The Index of Disparity, also a relative measure of disparity, was determined by calculating the average difference of each group rate from the total rate, dividing that number by the total rate, and expressing the result as a percentage (2,3). The HIV diagnosis rates were obtained from the National Center for HIV/AIDS, Viral Hepatitis, STD, and TB Prevention Atlas.

During 2010–2014, rates of HIV diagnosis among black women ranged from 30.0 per 100,000 (2014) to 38.7 (2010) per 100,000 population. Rates were lower among Hispanic women, ranging from 6.2 (2012) to 7.8 (2010) and were lowest among white women, ranging from 1.6 (2012 and 2013) to 1.8 (2010) (Table).

The disparity in HIV diagnosis rates as measured by the absolute difference in rates between the group with the highest rate, black women, and the group with the lowest rate, white women, decreased annually, from 36.9 in 2010 to 28.3 in 2014 (Table). The diagnosis disparity ratio for black women also decreased annually, from 1.7 in 2010 to 1.2 in 2014 (4). The disparity in HIV diagnosis rates as measured by the Index of Disparity increased from 2010 to 2011, and then decreased each subsequent year from 2012 to 2014.

Top

Discussion

In 2015, black women were approximately 16 times more likely to receive a diagnosis of HIV infection than were white women, and they accounted for 61% of HIV diagnoses among women, compared with whites, who accounted for 19% of diagnoses, and Hispanics, who accounted for 15% (1). However, data indicate progress in reducing both HIV diagnoses and disparities in HIV diagnosis rates. Strategies available through public health systems and health care can maximize prevention measures targeting black women to decrease HIV diagnoses and reduce disparities. These strategies include routine HIV screening without cost sharing (5), recommendations for treatment of all persons living with HIV to prolong life and reduce transmission (6), and preexposure prophylaxis for women at increased risk for HIV infection (7). HIV testing is the entry point into medical care for persons living with HIV and is needed to initiate linkage to care and access to treatment that can prevent HIV transmission (8). During 2007–2010, CDC initiated the Expanded Testing Initiative (ETI) (9) that facilitated HIV screening and increased HIV diagnoses and linkage to care for disproportionately affected populations, particularly blacks. The ETI found that blacks accounted for 60% of tests and 70% of new HIV diagnoses (9). Based on available data, among all HIV infections newly diagnosed through ETI, 75.3% were successfully linked to HIV primary care (9). Because of the success of this initiative, the focused testing activities were integrated into the CDC flagship HIV Prevention Cooperative Agreement with Health Departments funded in 2012.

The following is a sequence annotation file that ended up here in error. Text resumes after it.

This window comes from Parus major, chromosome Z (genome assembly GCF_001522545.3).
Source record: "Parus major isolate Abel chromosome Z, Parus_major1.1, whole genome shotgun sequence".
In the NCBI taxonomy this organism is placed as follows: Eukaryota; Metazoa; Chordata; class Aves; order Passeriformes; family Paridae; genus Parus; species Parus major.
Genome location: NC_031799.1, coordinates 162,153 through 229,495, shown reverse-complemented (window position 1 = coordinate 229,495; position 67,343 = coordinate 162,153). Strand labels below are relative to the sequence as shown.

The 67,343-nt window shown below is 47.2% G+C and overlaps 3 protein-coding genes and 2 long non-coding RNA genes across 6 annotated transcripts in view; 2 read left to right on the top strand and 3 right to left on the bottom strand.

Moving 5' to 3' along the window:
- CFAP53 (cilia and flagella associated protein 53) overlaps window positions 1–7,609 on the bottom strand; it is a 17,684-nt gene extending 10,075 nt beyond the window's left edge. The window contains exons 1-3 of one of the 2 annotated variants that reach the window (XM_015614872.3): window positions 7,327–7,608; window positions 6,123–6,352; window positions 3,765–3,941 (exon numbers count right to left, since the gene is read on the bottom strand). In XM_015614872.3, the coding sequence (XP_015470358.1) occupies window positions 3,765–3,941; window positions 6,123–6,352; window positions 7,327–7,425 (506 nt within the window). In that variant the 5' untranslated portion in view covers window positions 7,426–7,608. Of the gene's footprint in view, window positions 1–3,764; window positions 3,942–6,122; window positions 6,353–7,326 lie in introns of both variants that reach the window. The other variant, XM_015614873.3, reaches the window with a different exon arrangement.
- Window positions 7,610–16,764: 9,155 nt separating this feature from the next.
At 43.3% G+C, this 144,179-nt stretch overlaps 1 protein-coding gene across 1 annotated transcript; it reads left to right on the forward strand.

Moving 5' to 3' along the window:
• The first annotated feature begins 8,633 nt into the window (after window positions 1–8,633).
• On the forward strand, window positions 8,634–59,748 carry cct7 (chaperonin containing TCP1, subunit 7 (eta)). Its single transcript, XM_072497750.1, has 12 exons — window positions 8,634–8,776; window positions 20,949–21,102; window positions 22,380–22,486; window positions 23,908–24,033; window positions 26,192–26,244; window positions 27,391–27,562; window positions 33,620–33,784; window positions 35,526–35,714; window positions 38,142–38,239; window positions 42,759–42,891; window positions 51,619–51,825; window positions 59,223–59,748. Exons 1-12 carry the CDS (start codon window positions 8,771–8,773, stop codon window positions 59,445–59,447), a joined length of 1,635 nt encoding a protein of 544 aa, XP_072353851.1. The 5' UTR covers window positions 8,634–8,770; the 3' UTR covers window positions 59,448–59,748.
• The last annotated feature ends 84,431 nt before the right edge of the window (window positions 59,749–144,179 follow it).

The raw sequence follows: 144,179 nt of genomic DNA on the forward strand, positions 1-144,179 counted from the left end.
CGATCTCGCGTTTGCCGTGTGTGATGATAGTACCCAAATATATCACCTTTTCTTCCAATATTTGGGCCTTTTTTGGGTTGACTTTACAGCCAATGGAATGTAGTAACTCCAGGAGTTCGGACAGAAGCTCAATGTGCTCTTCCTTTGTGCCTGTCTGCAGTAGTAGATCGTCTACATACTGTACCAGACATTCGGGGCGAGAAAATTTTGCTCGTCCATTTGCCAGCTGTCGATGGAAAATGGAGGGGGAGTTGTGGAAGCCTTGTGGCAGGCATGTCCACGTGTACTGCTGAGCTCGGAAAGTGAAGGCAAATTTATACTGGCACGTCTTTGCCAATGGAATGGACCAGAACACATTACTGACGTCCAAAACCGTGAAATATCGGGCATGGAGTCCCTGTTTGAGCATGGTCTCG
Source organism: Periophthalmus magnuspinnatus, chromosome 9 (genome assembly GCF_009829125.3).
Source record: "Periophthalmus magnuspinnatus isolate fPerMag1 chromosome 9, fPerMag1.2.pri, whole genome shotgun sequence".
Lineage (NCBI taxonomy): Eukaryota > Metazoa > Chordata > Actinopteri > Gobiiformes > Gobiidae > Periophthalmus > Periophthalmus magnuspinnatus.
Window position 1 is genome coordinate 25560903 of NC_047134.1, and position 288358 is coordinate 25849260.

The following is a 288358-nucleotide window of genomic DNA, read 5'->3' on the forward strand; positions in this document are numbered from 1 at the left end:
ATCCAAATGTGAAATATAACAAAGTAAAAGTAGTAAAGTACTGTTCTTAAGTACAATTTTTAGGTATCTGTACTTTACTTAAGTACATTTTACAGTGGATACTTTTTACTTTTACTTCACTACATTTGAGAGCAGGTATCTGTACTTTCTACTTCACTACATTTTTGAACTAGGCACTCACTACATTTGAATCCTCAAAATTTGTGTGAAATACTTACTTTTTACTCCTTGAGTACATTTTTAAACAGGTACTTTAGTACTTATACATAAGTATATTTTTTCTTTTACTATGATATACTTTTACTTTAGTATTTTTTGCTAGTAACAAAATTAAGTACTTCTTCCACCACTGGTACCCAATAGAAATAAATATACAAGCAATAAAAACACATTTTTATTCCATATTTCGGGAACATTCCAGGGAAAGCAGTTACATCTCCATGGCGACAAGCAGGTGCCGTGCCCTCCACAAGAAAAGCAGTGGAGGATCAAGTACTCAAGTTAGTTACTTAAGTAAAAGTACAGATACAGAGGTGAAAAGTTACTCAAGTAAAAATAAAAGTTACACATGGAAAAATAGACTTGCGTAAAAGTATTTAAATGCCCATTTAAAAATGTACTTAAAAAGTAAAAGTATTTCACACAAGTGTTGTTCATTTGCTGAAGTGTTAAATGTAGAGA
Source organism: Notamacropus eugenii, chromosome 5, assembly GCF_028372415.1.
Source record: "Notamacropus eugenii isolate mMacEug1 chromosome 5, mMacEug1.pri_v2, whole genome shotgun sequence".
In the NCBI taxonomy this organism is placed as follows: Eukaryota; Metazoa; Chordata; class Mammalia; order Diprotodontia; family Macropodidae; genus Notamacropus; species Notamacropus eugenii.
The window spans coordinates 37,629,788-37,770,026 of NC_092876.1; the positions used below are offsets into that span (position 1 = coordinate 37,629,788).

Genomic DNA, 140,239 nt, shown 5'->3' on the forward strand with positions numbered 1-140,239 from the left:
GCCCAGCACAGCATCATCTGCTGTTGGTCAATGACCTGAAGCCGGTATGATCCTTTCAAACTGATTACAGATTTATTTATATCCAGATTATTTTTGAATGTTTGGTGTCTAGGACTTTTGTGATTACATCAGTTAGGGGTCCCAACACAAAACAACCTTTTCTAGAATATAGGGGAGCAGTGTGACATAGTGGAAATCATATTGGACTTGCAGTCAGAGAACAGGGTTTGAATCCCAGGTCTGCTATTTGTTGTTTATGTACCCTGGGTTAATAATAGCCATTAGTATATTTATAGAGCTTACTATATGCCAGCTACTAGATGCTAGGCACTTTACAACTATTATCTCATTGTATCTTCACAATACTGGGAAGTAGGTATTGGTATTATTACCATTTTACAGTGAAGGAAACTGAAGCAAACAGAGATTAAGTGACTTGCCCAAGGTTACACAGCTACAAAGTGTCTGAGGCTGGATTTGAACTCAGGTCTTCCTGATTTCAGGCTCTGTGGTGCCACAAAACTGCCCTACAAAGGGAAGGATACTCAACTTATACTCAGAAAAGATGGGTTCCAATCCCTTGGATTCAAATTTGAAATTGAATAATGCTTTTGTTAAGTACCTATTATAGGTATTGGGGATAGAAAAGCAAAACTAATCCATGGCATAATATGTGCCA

Further studies are needed to identify factors associated with decreases in these disparities and to investigate whether the decreases are uniform or differ systematically (e.g., by geographical location) across the United States, and accelerate progress toward decreasing HIV infection and disparities among women. Future research needs to include a focus on access to testing and treatment for black women and men (the majority of women acquire HIV infection through sexual contact with men known to have or be at high risk for HIV infection) and social determinants of health, including poverty and suboptimal educational and employment opportunities that disproportionately affect some black communities and might impede HIV prevention programs. Theoretical frameworks that account for the interplay between interpersonal, social, and structural factors (10) might contribute to understanding the role of social determinants in reducing disparities.

The findings in this report are subject to at least two limitations. First, the measures used were selected based on their use in national indicators of progress toward reducing disparities and to provide summary measures of disparity across racial/ethnic groups of women. Use of other measures of disparity can be found in the scientific literature, and use of these other measures might have yielded different results. Second, the diagnosis estimates in this report are based on national surveillance data and are likely affected by some underreporting and reporting delays.

Commonly used measures of disparity indicate decreases in disparity of HIV diagnosis rates among black women compared with Hispanic and white women. However, disparities persist, and eliminating these HIV-related health disparities remains a national goal. Maintaining momentum in advances toward health equity could potentially include expanding access to biomedical and behavioral interventions and targeted, culturally sensitive research guided by social and structural determinants frameworks.

Top


Corresponding author: Donna Hubbard McCree, dmccree@cdc.gov, 404-639-1834.

Top

1Division of HIV/AIDS Prevention, CDC.

Top